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Elden Ring board game on the way from Dark Souls, Resident Evil board game publisher

Steamforged Games’ take on the Lands Between will have plenty of miniatures

A miniature figure of a lumpy abomination that resembles Margit, from Elden Ring. It’s gray. Image: Steamforged Games/Bandai Namco and FromSoftware
Charlie Hall is Polygon’s tabletop editor. In 10-plus years as a journalist & photographer, he has covered simulation, strategy, and spacefaring games, as well as public policy.

A board game based on Elden Ring is on the way from Steamforged Games. The British company is the same publisher behind other video game-inspired tabletop games, including Dark Souls: The Board Game, multiple Resident Evil Board games, and Horizon Zero Dawn: The Board Game. The project will be funded via Kickstarter. No pricing information, release date, or project launch date were announced.

“Like the video game, the Elden Ring board game will immerse players in the forsaken Lands Between,” Steamforged said in a news release issued Friday. The 1-4 player game will put you in the role of the Tarnished, and include “a huge and varied adventure.”

“The video game’s characteristically challenging fights will be recreated by intelligent dice-free combat,” Steamforged said, “requiring players to strategise and adapt their plans during each encounter — whether that be a lowly Godrick Soldier or the Grafted King himself.”

The announcement was accompanied by an early render for a miniature of Margit, the Fell Omen, one of Elden Ring’s very first boss monsters.

Previous campaigns for Steamforged products have included multiple expansions, often focusing on a singular boss encounter. Those expansions are often made available during the crowdfunding campaign, and can include colossal miniatures that stand a foot or more off the table. A faithful adaptation of Elden Ring sounds like an excellent opportunity to produce more of the same.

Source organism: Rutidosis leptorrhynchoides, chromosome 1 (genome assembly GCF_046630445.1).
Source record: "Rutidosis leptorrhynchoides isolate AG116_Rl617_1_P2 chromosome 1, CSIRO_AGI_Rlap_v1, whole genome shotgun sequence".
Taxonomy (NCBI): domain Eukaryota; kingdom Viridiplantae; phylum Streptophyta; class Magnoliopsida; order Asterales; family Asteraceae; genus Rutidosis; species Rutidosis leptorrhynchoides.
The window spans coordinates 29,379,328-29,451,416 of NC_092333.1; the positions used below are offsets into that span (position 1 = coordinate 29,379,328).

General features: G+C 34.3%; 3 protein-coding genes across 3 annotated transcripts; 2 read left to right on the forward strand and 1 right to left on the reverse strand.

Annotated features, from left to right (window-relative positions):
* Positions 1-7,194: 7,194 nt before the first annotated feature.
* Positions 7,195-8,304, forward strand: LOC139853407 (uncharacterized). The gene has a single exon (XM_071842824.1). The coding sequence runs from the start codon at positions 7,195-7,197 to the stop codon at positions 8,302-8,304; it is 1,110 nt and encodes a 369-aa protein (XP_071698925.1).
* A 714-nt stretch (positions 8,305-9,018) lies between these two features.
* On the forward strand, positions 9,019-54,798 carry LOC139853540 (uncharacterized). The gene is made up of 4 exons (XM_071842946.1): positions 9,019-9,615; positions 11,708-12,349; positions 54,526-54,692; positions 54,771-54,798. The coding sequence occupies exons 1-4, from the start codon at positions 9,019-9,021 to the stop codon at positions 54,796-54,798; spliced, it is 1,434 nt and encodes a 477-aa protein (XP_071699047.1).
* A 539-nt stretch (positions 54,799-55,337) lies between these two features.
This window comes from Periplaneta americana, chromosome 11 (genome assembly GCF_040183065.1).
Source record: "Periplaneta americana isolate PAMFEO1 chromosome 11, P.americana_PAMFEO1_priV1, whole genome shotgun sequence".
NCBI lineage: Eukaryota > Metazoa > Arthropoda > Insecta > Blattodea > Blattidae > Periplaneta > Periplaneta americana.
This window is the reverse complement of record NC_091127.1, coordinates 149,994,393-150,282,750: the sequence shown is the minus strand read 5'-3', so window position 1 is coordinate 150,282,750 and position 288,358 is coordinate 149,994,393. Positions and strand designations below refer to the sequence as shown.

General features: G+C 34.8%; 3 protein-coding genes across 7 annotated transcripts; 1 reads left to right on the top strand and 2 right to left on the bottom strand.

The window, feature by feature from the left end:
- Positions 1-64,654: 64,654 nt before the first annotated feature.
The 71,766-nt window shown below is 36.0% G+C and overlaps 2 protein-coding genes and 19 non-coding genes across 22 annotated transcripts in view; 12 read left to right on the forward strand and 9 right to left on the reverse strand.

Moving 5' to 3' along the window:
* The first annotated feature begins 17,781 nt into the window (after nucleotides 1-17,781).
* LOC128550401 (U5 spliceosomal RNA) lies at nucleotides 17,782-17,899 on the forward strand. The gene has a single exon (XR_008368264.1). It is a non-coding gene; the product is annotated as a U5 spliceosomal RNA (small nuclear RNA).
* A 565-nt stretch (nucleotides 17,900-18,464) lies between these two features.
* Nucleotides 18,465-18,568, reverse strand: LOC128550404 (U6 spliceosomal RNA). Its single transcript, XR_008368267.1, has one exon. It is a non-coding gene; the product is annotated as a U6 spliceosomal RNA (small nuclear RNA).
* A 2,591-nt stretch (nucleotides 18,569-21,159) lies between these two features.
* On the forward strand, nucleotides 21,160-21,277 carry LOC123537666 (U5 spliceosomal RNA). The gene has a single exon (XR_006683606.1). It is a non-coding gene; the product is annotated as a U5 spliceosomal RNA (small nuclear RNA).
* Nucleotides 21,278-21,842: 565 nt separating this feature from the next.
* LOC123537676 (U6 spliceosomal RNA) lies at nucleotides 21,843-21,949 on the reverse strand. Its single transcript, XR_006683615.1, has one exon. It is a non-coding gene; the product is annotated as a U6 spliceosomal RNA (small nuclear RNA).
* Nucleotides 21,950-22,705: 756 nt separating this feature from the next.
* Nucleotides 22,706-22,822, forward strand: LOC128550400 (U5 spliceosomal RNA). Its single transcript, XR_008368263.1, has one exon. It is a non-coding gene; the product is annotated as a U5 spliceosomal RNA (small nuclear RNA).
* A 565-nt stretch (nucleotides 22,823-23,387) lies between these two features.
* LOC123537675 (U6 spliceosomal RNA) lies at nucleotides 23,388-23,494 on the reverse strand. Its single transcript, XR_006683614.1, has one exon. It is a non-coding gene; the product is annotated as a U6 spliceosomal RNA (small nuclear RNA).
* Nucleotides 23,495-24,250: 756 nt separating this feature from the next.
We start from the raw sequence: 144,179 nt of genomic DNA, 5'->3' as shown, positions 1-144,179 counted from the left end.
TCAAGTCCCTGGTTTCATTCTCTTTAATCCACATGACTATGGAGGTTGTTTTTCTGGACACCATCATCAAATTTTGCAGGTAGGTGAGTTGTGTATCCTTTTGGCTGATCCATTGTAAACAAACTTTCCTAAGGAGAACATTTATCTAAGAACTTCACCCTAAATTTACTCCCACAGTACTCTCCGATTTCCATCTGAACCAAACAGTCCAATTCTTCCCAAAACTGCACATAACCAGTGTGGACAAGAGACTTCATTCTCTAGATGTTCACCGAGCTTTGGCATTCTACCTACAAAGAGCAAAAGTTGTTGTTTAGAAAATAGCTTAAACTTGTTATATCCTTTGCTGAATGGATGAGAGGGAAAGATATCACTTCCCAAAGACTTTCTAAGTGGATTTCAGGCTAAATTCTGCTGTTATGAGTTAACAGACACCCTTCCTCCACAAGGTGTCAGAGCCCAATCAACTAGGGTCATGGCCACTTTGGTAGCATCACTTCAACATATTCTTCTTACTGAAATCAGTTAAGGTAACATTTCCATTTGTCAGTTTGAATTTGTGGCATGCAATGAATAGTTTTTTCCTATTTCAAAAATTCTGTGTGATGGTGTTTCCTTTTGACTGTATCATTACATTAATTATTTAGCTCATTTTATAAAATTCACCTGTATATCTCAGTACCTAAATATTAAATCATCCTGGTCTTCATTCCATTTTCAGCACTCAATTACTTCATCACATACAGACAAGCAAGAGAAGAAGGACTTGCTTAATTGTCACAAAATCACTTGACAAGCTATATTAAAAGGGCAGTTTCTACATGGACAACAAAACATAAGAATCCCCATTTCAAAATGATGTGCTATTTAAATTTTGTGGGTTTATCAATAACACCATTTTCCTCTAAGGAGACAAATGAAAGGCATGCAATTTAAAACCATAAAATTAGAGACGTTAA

In the past, Steamforged products have earned millions via crowdfunding — but they’ve also had some quality issues upon release. For instance, in our review of Dark Souls: The Board Game we found the action to be grueling, if not downright off-putting — especially for newer players. Later on, some components for Resident Evil 2: The Board Game were simply too dark to be useful. Most recently, the entire first run of Dark Souls: The Roleplaying Game had to be reprinted, with the publisher issuing a formal apology to its fans.

These setbacks have not slowed the company down in the slightest, which continues to capture lucrative partnerships with video game publishers. It recently launched two new “core sets” for Dark Souls: The Board GameDark Souls: The Board Game, Painted World of Ariamis and Dark Souls: The Board Game, Tomb of Giants. The former is in stores now, while the latter is due out on Nov. 8.

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